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The development of functional nanomaterials has been a major landmark in the history of materials science. Nanoparticles with diameters ranging from 5 to 500 nm have unprecedented properties, such as high catalytic activity, compared to their bulk material counterparts. Moreover, as particles become smaller, exotic quantum phenomena become more prominent. This has enabled scientists to produce materials and devices with characteristics that had been only dreamed of, especially in the fields of electronics, catalysis, and optics.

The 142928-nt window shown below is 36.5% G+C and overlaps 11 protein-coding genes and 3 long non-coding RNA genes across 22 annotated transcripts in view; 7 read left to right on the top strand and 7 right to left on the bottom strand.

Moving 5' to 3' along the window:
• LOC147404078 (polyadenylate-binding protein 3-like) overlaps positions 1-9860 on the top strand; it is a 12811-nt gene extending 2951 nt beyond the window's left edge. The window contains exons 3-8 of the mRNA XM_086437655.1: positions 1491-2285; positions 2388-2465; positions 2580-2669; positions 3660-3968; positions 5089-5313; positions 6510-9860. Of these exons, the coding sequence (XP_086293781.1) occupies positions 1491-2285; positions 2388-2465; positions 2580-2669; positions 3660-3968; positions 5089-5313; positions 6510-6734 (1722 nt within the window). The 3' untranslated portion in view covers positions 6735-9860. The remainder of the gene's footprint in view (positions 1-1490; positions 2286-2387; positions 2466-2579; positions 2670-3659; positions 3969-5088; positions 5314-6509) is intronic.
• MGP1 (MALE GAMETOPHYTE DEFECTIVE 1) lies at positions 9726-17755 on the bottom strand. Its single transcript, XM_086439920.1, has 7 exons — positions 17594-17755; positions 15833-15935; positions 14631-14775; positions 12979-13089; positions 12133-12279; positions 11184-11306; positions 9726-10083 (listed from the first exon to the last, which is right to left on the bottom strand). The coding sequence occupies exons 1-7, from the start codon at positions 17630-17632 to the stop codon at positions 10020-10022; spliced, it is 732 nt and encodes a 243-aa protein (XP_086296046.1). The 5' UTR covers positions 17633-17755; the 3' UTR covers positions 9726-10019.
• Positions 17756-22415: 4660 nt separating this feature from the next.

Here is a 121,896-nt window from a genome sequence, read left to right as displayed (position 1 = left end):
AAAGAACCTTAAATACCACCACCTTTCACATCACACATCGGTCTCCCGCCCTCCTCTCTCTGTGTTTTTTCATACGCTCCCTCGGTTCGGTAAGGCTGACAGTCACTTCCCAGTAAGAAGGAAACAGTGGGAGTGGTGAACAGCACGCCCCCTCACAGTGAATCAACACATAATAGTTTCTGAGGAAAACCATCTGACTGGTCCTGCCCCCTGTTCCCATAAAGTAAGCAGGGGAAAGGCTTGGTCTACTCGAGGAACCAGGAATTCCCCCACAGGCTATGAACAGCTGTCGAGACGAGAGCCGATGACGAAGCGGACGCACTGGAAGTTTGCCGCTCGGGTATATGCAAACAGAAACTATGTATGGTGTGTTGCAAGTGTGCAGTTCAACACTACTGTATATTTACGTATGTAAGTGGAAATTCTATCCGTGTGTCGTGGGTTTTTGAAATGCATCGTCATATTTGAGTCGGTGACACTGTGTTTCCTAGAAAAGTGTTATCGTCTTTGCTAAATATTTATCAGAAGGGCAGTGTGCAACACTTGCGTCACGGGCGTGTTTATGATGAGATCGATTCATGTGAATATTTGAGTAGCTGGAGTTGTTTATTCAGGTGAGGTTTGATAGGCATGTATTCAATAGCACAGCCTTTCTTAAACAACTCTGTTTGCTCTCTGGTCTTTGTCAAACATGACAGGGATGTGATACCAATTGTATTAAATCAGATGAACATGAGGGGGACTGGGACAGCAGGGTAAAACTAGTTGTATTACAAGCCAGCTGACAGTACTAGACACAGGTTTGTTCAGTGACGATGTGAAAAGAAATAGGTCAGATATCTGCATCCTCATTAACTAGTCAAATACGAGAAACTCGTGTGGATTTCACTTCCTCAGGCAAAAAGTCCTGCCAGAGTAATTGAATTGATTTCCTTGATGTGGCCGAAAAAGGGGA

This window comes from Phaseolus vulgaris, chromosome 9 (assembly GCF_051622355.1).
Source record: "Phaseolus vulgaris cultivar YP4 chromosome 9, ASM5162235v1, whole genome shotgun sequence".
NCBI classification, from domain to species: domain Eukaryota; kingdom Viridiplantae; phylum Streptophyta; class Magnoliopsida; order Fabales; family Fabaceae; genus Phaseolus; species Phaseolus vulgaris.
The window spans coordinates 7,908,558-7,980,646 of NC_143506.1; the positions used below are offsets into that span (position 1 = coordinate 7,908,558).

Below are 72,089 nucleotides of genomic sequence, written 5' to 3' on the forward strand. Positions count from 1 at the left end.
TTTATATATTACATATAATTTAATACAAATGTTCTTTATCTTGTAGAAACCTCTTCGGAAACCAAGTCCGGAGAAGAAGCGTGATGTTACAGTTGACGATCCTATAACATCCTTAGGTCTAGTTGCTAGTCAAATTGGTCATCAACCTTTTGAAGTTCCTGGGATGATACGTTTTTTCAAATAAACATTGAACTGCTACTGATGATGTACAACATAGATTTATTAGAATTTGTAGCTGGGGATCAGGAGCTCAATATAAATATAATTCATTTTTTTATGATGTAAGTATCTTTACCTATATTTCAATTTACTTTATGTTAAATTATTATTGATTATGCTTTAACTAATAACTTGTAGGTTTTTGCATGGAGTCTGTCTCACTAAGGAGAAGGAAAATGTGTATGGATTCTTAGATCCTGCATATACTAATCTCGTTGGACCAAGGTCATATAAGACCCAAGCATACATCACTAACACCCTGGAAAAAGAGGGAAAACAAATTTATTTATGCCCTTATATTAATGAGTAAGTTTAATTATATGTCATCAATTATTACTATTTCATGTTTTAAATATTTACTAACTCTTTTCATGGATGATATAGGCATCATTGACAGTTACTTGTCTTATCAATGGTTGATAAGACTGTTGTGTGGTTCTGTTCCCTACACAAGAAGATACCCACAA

But what if we go smaller? Sub-nanoparticles (SNPs) with particle sizes of around 1 nm are now considered a new class of materials with distinct properties due to the predominance of quantum effects. The untapped potential of SNPs caught the attention of scientists from Tokyo Tech, who are currently undertaking the challenges arising in this mostly unexplored field. In a recent study published in the Journal of the American Chemical Society, a team of scientists from the Laboratory of Chemistry and Life Sciences, led by Dr. Takamasa Tsukamoto, demonstrated a novel molecular screening approach to find promising SNPs.

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Category: Science
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